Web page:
Cameras give Oregon Zoo peek inside condors' nest
The Oregon Zoos longest California condor breeding season ended last week when the fourth and last chick of the year hatched Monday, June 29, at the Jonsson Center for Wildlife Conservation in rural Clackamas County.
It was more than five months after the seasons first egg was laid on Jan. 27. The newest hatchlings parents are (male) Alishaw and (female) Elewese.
Other breeding condor pairs this year were Kojjati and No. 295, whose chick hatched March 24; Willie and Timocho, whose chick hatched April 5; and Atishwin and Ojai, whose chick hatched on April 29.
This year, the zoo used GoPro cameras purchased with a grant from the Oregon Zoo Foundation to get an inside-the-nest-box look as condor parents Willie and Timocho raise their chick. To see the video, go to www.bit.ly/CondorNestRoom.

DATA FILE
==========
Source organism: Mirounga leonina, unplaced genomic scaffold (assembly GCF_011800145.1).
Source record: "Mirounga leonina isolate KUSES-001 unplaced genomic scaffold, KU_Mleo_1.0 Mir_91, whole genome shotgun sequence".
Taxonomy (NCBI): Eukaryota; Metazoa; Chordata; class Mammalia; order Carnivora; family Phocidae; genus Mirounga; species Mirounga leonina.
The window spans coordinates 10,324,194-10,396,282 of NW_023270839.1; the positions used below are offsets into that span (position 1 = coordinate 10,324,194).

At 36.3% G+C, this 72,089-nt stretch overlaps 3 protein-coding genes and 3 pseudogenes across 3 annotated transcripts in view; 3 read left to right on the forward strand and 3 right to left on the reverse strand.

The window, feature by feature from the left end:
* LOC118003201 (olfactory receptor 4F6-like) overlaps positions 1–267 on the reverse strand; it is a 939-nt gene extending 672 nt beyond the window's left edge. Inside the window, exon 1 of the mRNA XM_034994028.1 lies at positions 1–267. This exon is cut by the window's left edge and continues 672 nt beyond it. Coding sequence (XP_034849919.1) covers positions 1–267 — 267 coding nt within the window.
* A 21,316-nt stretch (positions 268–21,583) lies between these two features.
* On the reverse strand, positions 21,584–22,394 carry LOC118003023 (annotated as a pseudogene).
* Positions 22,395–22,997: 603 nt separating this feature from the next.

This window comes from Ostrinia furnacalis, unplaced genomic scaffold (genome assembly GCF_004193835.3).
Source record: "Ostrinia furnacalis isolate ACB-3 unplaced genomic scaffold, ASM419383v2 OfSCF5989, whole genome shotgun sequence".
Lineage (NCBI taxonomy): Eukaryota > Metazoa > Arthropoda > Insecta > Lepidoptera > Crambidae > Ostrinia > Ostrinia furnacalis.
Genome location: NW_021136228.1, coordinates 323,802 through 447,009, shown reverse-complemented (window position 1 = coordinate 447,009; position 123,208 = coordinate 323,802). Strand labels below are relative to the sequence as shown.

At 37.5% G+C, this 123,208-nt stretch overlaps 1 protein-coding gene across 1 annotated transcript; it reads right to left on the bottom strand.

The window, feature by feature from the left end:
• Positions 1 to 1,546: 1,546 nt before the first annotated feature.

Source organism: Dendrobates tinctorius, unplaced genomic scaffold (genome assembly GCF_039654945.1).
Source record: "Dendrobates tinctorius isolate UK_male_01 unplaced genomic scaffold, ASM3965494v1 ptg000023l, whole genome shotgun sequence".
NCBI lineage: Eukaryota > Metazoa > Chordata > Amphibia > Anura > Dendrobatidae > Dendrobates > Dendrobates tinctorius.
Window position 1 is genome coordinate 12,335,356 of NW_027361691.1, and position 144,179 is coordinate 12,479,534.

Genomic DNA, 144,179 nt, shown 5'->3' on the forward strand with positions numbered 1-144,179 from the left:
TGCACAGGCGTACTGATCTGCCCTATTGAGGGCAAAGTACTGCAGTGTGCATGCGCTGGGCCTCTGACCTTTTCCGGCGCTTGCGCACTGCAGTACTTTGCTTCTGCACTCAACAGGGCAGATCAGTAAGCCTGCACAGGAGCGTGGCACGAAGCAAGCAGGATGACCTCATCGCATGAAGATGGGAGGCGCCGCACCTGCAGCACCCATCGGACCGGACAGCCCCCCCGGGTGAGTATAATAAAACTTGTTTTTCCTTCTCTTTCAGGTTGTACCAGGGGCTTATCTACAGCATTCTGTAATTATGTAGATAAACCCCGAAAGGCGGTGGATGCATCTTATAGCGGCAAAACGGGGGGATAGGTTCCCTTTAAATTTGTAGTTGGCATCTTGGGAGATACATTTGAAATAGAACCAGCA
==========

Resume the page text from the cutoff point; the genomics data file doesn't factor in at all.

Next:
The California condor was one of the original animals included on the 1973 Endangered Species Act and is classified as critically endangered. In 1982, only 22 individuals remained in the wild and by 1987, the last condors were taken into captivity in an attempt to save the species. Thanks to breeding programs like the Oregon Zoos, condor numbers now total more than 400, with the majority of those flying free.
The Oregon Zoos condor recovery efforts take place at the Jonsson Center for Wildlife Conservation, located in rural Clackamas County on Metro-owned open land. Since 2003, 58 chicks have hatched at the Jonsson Center, and 34 Oregon Zoo-reared birds have gone out to field pens, with most released to the wild. In addition, several eggs laid by Oregon Zoo condors have been placed in wild nests to hatch.JW_DISQUS_ADD_A_COMMENT